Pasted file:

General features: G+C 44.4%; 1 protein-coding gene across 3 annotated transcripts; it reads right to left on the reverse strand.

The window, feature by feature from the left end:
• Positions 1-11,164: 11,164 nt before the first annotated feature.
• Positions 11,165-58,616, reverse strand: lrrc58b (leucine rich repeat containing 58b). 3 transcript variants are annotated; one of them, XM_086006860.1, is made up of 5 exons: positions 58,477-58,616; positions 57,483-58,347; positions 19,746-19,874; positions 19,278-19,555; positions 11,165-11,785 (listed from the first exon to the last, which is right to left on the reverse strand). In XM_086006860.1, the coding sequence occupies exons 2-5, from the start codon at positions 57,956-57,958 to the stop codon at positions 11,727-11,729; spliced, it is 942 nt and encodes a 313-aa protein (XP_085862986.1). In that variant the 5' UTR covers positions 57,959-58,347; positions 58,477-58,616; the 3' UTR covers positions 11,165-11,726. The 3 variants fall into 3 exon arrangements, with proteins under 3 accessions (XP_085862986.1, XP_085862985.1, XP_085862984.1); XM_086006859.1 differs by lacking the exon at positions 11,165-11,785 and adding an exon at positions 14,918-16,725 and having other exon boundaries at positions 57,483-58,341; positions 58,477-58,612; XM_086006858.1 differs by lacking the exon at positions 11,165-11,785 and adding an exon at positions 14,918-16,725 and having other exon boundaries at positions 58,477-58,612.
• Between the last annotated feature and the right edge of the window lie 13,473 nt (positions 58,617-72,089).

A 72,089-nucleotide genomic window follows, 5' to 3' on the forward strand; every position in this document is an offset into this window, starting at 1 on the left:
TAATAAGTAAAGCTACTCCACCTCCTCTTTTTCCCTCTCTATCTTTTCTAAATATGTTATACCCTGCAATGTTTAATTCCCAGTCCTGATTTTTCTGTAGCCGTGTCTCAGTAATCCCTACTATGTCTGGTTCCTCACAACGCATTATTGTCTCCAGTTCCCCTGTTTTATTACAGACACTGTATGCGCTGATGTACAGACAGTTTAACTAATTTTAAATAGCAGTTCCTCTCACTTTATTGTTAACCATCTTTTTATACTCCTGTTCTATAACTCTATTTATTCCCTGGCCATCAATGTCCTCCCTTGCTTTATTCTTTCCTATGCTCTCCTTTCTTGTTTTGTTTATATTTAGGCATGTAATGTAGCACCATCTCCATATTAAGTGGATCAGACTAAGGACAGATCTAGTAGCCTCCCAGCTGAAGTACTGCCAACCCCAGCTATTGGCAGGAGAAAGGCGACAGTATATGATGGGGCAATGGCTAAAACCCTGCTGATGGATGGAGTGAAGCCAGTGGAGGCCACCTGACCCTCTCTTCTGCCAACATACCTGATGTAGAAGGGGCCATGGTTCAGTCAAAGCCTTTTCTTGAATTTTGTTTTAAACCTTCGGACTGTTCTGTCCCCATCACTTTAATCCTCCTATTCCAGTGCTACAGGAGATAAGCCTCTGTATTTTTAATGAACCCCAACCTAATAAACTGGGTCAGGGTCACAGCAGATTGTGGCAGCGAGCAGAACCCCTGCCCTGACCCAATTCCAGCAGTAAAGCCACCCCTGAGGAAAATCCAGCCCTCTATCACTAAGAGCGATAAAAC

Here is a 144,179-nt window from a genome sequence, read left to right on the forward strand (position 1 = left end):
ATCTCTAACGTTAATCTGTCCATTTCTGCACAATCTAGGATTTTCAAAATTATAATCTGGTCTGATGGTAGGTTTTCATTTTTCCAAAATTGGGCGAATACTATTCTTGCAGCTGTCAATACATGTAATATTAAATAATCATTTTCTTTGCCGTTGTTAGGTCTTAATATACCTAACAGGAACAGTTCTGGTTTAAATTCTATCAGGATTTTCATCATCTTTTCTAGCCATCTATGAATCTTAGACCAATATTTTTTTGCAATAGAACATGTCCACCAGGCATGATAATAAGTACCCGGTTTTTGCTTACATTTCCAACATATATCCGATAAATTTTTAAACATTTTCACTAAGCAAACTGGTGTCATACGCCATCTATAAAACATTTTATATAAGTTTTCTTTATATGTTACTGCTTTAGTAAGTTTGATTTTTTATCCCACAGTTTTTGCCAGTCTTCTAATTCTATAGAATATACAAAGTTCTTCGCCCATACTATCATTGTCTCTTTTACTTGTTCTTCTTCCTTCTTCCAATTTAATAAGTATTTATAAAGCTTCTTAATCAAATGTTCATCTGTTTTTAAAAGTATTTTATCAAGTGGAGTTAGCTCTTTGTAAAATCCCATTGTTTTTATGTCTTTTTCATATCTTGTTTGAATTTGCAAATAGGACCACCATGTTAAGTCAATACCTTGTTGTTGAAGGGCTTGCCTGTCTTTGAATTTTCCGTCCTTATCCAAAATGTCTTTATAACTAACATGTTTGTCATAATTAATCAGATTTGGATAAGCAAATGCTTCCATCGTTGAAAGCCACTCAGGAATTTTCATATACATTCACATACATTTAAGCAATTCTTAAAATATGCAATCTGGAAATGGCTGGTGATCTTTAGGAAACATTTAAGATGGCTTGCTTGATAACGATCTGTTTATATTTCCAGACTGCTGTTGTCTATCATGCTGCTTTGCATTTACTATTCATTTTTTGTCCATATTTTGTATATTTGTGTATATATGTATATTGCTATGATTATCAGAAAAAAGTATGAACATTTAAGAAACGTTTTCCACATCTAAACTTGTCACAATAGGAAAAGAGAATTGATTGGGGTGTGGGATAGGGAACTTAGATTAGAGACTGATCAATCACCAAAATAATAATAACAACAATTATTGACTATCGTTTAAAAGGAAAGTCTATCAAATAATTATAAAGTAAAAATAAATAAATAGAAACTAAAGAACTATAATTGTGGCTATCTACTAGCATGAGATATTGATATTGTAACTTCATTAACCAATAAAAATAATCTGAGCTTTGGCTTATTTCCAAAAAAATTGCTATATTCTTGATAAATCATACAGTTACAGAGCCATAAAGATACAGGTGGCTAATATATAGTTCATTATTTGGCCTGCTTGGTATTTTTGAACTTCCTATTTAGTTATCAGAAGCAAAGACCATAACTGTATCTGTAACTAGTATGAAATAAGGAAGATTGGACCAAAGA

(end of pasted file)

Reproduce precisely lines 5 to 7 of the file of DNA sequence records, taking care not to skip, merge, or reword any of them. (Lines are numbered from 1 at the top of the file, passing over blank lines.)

• Between the last annotated feature and the right edge of the window lie 13,473 nt (positions 58,617-72,089).

A 72,089-nucleotide genomic window follows, 5' to 3' on the forward strand; every position in this document is an offset into this window, starting at 1 on the left:
TAATAAGTAAAGCTACTCCACCTCCTCTTTTTCCCTCTCTATCTTTTCTAAATATGTTATACCCTGCAATGTTTAATTCCCAGTCCTGATTTTTCTGTAGCCGTGTCTCAGTAATCCCTACTATGTCTGGTTCCTCACAACGCATTATTGTCTCCAGTTCCCCTGTTTTATTACAGACACTGTATGCGCTGATGTACAGACAGTTTAACTAATTTTAAATAGCAGTTCCTCTCACTTTATTGTTAACCATCTTTTTATACTCCTGTTCTATAACTCTATTTATTCCCTGGCCATCAATGTCCTCCCTTGCTTTATTCTTTCCTATGCTCTCCTTTCTTGTTTTGTTTATATTTAGGCATGTAATGTAGCACCATCTCCATATTAAGTGGATCAGACTAAGGACAGATCTAGTAGCCTCCCAGCTGAAGTACTGCCAACCCCAGCTATTGGCAGGAGAAAGGCGACAGTATATGATGGGGCAATGGCTAAAACCCTGCTGATGGATGGAGTGAAGCCAGTGGAGGCCACCTGACCCTCTCTTCTGCCAACATACCTGATGTAGAAGGGGCCATGGTTCAGTCAAAGCCTTTTCTTGAATTTTGTTTTAAACCTTCGGACTGTTCTGTCCCCATCACTTTAATCCTCCTATTCCAGTGCTACAGGAGATAAGCCTCTGTATTTTTAATGAACCCCAACCTAATAAACTGGGTCAGGGTCACAGCAGATTGTGGCAGCGAGCAGAACCCCTGCCCTGACCCAATTCCAGCAGTAAAGCCACCCCTGAGGAAAATCCAGCCCTCTATCACTAAGAGCGATAAAAC